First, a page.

The effects of pay-for-performance programs for diabetes care in Taiwan

   Along with the economic growth and innovation in medicine, the increase in the number of patients with chronic conditions and multiple chronic conditions (MCCs) has become a challenge for health care systems worldwide. Diabetes mellitus is a chronic condition that is prevalent in Taiwan and many other industrialized nations. The clinical and economic consequences of diabetes, such as kidney dysfunction and dialysis, are burdensome.

Taiwan implemented a single-payer National Health Insurance (NHI) program in 1995. Approximately 94% of the hospitals and clinics nationwide have contracts with the NHI, and more than 99% of all Taiwanese residents are covered under the NHI. Health care services in Taiwan feature the freedom to choose health care providers and receive frequent physician visits, which amounts to approximately15 visits per person per year. In 2015, diabetes mellitus was the fifth leading cause of death in Taiwan and directly accounted for 3.3% of the total expenditure of the NHI program.

   To promote comprehensive follow-up care and better treatment outcomes for diabetic patients, the Bureau of the NHI (renamed NHI Administration in 2013) implemented a pay-for-performance (P4P) program for diabetes care in 2001. The program is a payment design that provides financial incentives to health care providers based on specific predetermined quality benchmarks, such as evidence-based practices. Physicians who are endocrinology specialists or physicians who have participated in a training program for diabetes shared care can voluntarily apply to participate in the program. Participating physicians can then invite individual patients to enroll. This program was intended to promote guideline-based practices, such as annual laboratory tests/physical examinations and comprehensive health education, through enrollment and management fees, higher physician fees (reimbursement) and a bonus payment for desired outcomes in addition to the regular fee-for-services payment scheme.

Whether the program worked is a question that deserves a scientific answer because the evidence would be an important reference for policymakers. Professor Shou-Hsia Cheng and his colleagues conducted a preliminary analysis and found that patients enrolled in the P4P program might have better health care outcomes in one year. The research team subsequently enhanced the study by analyzing the effects of the P4P program using a natural experimental design with propensity score matching to select more-comparable subjects. The results showed that patients enrolled in the program tended to spend less than non-enrollees in a 5-year follow-up observation period (Fig. 1).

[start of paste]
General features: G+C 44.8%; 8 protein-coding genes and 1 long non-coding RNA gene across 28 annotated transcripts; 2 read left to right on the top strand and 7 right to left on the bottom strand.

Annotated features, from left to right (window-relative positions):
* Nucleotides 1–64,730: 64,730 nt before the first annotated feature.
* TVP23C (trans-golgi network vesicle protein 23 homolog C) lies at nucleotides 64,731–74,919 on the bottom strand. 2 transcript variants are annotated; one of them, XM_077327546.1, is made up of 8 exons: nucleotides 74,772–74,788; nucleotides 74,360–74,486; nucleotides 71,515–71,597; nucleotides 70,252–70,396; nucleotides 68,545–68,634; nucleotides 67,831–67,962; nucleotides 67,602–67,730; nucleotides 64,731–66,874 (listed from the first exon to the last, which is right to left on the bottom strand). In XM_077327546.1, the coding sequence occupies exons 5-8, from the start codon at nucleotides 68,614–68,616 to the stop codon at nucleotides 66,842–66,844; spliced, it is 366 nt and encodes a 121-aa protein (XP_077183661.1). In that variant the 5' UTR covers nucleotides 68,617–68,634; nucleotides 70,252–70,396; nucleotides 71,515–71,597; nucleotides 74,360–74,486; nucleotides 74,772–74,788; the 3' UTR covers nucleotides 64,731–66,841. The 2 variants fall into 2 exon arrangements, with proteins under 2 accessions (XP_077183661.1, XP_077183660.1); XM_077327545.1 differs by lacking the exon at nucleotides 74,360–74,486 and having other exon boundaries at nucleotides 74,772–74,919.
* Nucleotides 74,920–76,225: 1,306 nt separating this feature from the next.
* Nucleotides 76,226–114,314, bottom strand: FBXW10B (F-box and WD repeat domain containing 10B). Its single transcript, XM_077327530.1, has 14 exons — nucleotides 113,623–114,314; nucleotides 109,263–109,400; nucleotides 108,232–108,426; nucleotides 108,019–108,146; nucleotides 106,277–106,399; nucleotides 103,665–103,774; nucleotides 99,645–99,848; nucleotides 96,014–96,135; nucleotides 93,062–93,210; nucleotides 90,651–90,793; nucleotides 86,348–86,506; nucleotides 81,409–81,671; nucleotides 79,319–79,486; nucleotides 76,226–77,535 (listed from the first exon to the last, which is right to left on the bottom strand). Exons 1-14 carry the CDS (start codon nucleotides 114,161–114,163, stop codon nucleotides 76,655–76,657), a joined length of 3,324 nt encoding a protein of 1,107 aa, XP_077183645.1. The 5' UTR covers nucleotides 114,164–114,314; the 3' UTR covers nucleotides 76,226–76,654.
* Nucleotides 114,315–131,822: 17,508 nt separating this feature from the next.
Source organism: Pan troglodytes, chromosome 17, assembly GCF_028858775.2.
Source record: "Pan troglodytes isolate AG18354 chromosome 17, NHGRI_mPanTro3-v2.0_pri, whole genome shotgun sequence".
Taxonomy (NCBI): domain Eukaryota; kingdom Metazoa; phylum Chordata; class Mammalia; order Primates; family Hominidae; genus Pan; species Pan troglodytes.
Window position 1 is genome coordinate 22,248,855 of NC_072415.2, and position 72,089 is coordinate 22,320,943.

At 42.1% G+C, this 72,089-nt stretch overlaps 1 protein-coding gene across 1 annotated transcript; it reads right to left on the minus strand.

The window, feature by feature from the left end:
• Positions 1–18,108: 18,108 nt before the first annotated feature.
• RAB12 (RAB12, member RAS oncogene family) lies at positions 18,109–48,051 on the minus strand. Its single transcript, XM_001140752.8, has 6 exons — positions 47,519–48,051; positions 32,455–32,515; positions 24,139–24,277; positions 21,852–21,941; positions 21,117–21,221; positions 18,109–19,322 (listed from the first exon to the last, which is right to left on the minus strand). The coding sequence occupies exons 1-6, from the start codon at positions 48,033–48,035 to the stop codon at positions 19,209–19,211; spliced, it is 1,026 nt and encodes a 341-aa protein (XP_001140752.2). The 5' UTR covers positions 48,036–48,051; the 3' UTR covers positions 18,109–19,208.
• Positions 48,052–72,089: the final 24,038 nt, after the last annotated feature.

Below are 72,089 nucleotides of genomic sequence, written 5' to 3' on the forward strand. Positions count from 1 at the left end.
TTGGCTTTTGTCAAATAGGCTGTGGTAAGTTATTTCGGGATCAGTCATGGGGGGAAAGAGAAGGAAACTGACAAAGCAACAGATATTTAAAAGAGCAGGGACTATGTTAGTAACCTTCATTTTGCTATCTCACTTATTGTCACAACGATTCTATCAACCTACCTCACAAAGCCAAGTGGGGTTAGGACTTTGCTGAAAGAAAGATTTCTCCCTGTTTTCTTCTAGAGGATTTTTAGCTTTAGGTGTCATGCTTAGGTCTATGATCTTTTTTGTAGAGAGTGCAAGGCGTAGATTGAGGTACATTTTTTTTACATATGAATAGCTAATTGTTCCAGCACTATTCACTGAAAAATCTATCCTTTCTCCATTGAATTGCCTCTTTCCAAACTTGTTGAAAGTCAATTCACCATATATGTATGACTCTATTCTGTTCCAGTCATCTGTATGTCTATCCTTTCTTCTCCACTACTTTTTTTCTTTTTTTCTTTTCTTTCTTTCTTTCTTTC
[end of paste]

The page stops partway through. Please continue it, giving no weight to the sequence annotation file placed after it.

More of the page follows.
In the real world, many diabetic patients may have other chronic conditions. Therefore, does the P4P program for diabetes care work for patients with MCCs? Professor Cheng’s research team conducted another study to answer this question. They selected diabetic patients with and without hypertension, which is the most prevalent chronic condition in Taiwan, for a comparative analysis. Using a comprehensive study design and advanced statistical analyses, they found that the P4P enrollees received more recommended laboratory tests and physical exams and were less likely to be hospitalized or have emergency department visits for diabetes-related conditions. The positive effects existed for patients with and without hypertension (Fig. 2). The results indicate that the P4P program works for patients with or without MCCs.

Although the effects of various P4P programs in Taiwan and other countries show different effects, the findings from Professor Cheng’s team provide robust evidence for the NHI’s P4P program for diabetes care. The findings support a further expansion of the coverage rate of the P4P program for diabetes care by the NHI Administration and encourage continuous improvement in healthcare outcomes for patients with MCCs in Taiwan. The success of Taiwan’s P4P program for diabetes care might be a valuable example for health policymakers in other countries.

Figure 1. The long-term effects of the P4P program for diabetes care on health care spending.

Figure 2. The effects of the P4P program for diabetes care on recommended care provisions and diabetes-related hospitalizations or emergency department visits for patients with and without hypertension.

1. Chi-Chen Chen and Shou-Hsia Cheng, (2016). Does pay-for-performance benefit patients with multiple chronic conditions? Evidence from a universal coverage health care system. Health Policy and Planning, 31(1), 83-90. DOI: 10.1093/heapol/czv024.
2. Shou-Hsia Cheng *, Tai-Ti Lee , Chi-Chen Chen * (2012). A longitudinal examination of a pay-for-performance program for diabetes care: Evidence from a natural experiment. Medical Care, 50(2), 109-116. DOI: 10.1097/MLR.0b013e31822d5d36
3. Tai-Ti Lee, Shou-Hsia Cheng, Chi-Chen Chen, and Mei-Shu Lai, (2010). A pay for performance program for diabetes care in Taiwan: a preliminary assessment. American Journal of Managed Care, 16(1), 65-69.

Professor Shou-Hsia Cheng
Institute of Health Policy and Management